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Analysis on abating direct emissions from ‘hard-to-decarbonise’ homes (Element Energy & UCL)

1. Outline

The Committee on Climate Change (CCC) commissioned Element Energy and UCL to carry out research on the distribution and characteristics of homes considered ‘hard to decarbonise’, with a view to developing treatment packages for decarbonisation of the existing UK housing stock and informing the CCC’s advice on the date for a net-zero emissions target in the UK.

The research focuses on routes to decarbonise space heating and hot water demand in existing homes. It considers the cost optimal mix of energy efficiency and low-carbon heating technology.

2. Key findings

The research found that:

  • Deep decarbonisation across the existing housing stock to nearly zero residual emissions is possible. The Further Ambition scenario abates 95% of direct emissions from existing buildings by 2050 at an annual cost of around £13bn/yr. This scenarios includes 20 million individual heat pumps and hybrid heat pumps (which use hydrogen boilers at times of peak demand) and more than 5 million homes on district heating.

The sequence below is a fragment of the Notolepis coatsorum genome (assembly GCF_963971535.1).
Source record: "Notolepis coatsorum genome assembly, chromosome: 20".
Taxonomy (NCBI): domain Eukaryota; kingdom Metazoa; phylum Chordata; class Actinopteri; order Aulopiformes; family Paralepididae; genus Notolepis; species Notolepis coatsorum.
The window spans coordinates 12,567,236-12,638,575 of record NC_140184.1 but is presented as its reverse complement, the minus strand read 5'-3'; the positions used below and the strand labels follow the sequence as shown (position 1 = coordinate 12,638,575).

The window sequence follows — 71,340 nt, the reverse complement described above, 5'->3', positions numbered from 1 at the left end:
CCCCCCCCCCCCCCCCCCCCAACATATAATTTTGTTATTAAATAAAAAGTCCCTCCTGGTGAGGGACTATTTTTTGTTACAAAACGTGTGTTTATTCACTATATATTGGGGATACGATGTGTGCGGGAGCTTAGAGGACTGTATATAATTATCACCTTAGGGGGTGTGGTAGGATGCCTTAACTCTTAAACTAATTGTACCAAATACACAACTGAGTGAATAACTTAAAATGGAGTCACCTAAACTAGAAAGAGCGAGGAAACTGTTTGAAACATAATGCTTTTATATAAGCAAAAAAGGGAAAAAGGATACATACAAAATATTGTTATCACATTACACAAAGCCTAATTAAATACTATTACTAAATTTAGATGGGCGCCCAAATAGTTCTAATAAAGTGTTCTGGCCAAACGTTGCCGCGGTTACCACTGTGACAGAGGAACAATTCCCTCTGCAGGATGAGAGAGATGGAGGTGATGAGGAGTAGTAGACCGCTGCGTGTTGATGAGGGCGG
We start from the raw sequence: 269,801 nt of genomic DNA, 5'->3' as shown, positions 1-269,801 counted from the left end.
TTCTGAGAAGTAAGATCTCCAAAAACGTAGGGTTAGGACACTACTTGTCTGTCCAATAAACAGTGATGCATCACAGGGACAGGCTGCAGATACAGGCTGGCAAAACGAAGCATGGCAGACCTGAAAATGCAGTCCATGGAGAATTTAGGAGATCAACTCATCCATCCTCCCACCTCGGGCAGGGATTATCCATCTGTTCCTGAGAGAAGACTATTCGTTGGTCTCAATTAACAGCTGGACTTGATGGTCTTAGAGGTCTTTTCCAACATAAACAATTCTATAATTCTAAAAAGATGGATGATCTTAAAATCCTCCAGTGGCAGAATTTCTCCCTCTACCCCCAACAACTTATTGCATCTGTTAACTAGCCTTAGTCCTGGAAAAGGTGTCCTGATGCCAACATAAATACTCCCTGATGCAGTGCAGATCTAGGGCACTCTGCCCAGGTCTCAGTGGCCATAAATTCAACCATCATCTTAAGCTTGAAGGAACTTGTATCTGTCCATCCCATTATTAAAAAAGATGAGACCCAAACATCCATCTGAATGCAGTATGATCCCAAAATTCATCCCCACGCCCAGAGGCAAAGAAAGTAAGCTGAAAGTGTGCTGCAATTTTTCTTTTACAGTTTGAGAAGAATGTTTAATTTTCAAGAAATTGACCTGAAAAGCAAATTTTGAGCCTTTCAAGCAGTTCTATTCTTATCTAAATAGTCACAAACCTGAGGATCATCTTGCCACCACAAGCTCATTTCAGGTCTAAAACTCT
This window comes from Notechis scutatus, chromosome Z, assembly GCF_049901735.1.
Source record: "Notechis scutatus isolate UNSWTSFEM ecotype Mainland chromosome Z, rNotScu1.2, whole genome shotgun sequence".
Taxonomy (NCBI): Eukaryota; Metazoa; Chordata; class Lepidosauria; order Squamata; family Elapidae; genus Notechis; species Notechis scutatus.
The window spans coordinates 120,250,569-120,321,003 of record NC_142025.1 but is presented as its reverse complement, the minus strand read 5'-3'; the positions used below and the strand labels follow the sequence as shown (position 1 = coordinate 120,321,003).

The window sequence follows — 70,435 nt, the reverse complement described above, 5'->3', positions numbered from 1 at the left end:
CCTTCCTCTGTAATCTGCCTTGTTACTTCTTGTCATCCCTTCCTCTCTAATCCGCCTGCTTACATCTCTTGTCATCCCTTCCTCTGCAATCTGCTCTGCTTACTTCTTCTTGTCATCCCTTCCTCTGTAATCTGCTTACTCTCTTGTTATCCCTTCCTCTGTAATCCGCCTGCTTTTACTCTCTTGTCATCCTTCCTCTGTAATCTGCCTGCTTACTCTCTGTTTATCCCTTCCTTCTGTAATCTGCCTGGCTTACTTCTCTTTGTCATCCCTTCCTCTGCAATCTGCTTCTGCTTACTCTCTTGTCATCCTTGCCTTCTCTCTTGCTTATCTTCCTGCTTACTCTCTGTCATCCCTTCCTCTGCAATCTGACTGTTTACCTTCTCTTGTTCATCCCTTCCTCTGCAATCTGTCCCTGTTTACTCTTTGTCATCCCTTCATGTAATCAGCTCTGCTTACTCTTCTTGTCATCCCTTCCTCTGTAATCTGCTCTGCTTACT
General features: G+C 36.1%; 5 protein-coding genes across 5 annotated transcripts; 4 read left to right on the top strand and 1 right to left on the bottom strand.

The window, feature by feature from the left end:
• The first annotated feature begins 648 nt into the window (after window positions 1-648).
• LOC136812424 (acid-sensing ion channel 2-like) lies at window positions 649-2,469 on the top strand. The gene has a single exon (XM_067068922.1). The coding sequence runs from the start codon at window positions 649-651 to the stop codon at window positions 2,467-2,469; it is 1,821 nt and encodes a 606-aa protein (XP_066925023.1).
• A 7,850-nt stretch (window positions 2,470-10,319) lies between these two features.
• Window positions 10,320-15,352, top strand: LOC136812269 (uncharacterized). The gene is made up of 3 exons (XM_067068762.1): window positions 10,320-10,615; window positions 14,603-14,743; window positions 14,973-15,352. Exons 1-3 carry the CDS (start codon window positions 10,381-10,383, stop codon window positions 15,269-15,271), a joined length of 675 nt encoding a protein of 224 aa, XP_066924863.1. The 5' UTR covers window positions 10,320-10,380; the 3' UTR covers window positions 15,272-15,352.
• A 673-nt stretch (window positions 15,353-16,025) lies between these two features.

• The hardest to decarbonise segments of the stock were found to be space-constrained homes (due to limited suitability for lower cost low-carbon heating options), and heritage homes including listed buildings and homes in conservation areas, which will be subject to more onerous planning restrictions and may require more costly and bespoke solutions which enable the character of the property to be retained.